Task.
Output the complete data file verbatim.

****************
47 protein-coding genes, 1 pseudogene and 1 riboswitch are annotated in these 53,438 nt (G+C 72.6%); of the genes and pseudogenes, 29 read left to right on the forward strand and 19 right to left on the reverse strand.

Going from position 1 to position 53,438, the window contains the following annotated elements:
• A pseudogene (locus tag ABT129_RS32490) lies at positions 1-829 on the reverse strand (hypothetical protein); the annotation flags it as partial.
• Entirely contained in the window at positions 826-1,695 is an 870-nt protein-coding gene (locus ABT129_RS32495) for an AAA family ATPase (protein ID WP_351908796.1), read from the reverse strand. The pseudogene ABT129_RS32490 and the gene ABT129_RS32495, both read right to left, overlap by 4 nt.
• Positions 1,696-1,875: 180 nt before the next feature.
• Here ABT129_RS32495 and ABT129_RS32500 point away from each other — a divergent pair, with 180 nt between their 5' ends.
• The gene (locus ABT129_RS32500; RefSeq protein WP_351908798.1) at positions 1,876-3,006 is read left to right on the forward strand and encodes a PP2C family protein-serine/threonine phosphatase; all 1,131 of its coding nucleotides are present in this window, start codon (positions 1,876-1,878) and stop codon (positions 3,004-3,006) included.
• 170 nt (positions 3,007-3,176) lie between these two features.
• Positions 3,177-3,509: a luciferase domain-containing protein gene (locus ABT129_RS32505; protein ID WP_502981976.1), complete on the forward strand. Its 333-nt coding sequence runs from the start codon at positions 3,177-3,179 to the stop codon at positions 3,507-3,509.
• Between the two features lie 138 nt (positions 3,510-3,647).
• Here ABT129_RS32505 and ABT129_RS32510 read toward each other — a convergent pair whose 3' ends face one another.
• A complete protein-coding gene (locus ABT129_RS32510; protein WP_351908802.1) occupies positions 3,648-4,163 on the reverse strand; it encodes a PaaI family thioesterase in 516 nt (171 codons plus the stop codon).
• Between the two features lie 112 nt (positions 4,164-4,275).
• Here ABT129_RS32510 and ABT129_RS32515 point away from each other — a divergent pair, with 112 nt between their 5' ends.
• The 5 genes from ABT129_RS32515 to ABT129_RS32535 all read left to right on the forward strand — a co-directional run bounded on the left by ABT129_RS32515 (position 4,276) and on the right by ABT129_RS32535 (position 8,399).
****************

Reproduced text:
47 protein-coding genes, 1 pseudogene and 1 riboswitch are annotated in these 53,438 nt (G+C 72.6%); of the genes and pseudogenes, 29 read left to right on the forward strand and 19 right to left on the reverse strand.

Going from position 1 to position 53,438, the window contains the following annotated elements:
• A pseudogene (locus tag ABT129_RS32490) lies at positions 1-829 on the reverse strand (hypothetical protein); the annotation flags it as partial.
• Entirely contained in the window at positions 826-1,695 is an 870-nt protein-coding gene (locus ABT129_RS32495) for an AAA family ATPase (protein ID WP_351908796.1), read from the reverse strand. The pseudogene ABT129_RS32490 and the gene ABT129_RS32495, both read right to left, overlap by 4 nt.
• Positions 1,696-1,875: 180 nt before the next feature.
• Here ABT129_RS32495 and ABT129_RS32500 point away from each other — a divergent pair, with 180 nt between their 5' ends.
• The gene (locus ABT129_RS32500; RefSeq protein WP_351908798.1) at positions 1,876-3,006 is read left to right on the forward strand and encodes a PP2C family protein-serine/threonine phosphatase; all 1,131 of its coding nucleotides are present in this window, start codon (positions 1,876-1,878) and stop codon (positions 3,004-3,006) included.
• 170 nt (positions 3,007-3,176) lie between these two features.
• Positions 3,177-3,509: a luciferase domain-containing protein gene (locus ABT129_RS32505; protein ID WP_502981976.1), complete on the forward strand. Its 333-nt coding sequence runs from the start codon at positions 3,177-3,179 to the stop codon at positions 3,507-3,509.
• Between the two features lie 138 nt (positions 3,510-3,647).
• Here ABT129_RS32505 and ABT129_RS32510 read toward each other — a convergent pair whose 3' ends face one another.
• A complete protein-coding gene (locus ABT129_RS32510; protein WP_351908802.1) occupies positions 3,648-4,163 on the reverse strand; it encodes a PaaI family thioesterase in 516 nt (171 codons plus the stop codon).
• Between the two features lie 112 nt (positions 4,164-4,275).
• Here ABT129_RS32510 and ABT129_RS32515 point away from each other — a divergent pair, with 112 nt between their 5' ends.
• The 5 genes from ABT129_RS32515 to ABT129_RS32535 all read left to right on the forward strand — a co-directional run bounded on the left by ABT129_RS32515 (position 4,276) and on the right by ABT129_RS32535 (position 8,399).